How to Tell Bakelite

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Bakelite was an inexpensive and very useful plastic invented by Leo Hendrik Baekeland in 1907. It was the first useful lightweight plastic that could be molded and formed for any number of uses. Bakelite products were a boon during the gloom of the Great Depression, and everything from kitchen gear to radios to toys to whimsical jewelry was made out of it. The original Bakelite items are very collectible and unfortunately, there are many look-alike products that get taken for Bakelite, but are just cheap imitations.

Things You'll Need

  • Scrubbing Bubbles bathroom cleaner
  • Cotton swab
  • Familiarize yourself with as much of the Bakelite markings and the placement of those markings as possible before going out to look for Bakelite items.

  • Hold the piece in question in your left hand and with your right hand, take your thumb and rub it over the piece. Remove your hand from the piece, and smell your thumb. It should smell faintly of formaldehyde or carbolic acid. Learn to recognize this smell if you want to collect Bakelite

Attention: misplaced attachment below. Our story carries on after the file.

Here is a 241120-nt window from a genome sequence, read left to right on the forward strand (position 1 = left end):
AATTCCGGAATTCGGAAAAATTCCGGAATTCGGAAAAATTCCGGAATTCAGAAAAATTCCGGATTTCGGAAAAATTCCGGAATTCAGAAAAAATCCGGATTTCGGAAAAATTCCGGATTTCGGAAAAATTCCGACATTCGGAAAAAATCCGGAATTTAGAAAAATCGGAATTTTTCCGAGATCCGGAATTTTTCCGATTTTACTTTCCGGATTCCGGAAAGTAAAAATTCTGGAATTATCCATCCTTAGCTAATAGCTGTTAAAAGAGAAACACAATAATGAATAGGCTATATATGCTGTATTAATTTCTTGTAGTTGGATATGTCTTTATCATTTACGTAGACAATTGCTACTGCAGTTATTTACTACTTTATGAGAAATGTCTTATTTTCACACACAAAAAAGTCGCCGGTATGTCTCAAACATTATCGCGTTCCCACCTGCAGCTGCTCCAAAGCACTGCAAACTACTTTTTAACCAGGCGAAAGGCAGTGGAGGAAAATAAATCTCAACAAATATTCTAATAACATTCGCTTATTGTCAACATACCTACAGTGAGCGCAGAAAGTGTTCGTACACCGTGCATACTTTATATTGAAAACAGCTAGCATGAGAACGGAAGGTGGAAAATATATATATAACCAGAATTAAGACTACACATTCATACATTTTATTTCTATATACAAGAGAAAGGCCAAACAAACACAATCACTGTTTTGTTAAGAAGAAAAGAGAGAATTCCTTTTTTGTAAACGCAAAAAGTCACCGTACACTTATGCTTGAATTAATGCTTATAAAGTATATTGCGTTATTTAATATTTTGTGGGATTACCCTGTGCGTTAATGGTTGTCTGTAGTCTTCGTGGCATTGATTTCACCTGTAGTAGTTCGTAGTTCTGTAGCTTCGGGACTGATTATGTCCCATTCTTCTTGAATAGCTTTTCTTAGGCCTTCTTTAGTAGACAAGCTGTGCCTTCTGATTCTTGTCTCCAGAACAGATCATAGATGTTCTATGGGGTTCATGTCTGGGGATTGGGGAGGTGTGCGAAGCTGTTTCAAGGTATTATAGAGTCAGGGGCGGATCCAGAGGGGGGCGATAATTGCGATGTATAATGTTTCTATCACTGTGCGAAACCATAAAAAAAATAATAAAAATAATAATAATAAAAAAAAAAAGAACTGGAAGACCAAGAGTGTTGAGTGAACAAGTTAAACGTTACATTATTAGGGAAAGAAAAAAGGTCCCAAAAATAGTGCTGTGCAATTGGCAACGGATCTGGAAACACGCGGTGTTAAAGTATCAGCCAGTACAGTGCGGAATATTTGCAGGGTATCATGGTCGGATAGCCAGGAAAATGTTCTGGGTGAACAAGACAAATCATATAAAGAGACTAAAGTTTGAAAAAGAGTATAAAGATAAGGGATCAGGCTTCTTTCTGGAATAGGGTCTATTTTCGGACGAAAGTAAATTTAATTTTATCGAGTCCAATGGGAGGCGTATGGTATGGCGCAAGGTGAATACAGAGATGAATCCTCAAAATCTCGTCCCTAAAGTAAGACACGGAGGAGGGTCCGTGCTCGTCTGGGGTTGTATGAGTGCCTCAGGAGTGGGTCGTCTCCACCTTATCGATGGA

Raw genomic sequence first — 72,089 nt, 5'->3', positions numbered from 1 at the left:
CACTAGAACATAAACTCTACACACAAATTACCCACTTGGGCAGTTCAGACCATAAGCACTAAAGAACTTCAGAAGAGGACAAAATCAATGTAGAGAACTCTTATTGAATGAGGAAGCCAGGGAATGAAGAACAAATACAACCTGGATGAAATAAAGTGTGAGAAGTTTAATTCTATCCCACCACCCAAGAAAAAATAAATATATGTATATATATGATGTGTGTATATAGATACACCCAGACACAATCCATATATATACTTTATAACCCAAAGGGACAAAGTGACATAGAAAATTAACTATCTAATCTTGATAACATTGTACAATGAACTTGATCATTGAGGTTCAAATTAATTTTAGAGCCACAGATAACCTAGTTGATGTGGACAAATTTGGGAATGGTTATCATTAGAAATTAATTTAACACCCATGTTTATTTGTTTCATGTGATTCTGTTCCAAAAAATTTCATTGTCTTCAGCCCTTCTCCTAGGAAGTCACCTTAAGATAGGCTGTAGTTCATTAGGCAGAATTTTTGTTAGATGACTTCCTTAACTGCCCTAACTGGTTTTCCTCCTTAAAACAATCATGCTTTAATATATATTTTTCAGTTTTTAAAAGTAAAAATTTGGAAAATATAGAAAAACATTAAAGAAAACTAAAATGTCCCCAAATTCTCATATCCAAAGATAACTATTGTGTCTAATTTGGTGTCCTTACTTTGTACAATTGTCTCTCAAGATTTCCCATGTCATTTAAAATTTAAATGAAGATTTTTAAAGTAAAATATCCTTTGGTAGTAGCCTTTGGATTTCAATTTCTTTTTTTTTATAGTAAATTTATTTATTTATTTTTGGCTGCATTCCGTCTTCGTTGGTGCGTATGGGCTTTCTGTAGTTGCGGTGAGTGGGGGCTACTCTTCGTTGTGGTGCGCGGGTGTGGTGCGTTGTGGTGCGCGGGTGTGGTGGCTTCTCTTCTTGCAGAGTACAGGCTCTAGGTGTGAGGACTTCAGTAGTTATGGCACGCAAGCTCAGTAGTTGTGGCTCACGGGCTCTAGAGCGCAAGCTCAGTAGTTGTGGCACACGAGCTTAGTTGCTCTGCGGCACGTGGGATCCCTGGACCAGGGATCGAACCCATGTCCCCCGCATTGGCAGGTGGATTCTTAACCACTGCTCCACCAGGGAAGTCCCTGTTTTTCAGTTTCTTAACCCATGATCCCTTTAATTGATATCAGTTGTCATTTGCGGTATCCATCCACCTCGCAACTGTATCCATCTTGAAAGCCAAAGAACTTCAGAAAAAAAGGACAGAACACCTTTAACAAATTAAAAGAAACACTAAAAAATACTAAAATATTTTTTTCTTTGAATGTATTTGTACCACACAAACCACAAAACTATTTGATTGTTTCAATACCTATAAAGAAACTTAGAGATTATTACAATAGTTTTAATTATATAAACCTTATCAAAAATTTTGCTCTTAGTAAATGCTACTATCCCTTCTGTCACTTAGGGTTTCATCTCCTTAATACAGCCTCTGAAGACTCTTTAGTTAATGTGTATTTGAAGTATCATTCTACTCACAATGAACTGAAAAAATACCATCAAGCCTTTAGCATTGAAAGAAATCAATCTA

• Fill a receptacle with hot water, and immerse the piece into the water (do not do this with pieces that have rhinestones). Once you do this, you should again get the faint smell of formaldehyde or carbolic acid.

  • Put some Scrubbing Bubbles bathroom cleaner on the end of a cotton swab. Touch it to an inconspicuous place on the piece. Look at the end of the swab. Real Bakelite should make it turn yellow.

  • Purchase books that discuss in detail the distinguishing marks and colors of real Bakelite. Bakelite is expensive to collect, so the more knowledge you acquire the less you will be taken in by unscrupulous dealers.

Tips & Warnings

  • Take a Bakelite collector's guide with you when looking for Bakelite products.
  • Never take someone's word for authenticity of Bakelite. Check it out before paying for it.

References

  • Photo Credit Iconographic/Photodisc/Getty Images
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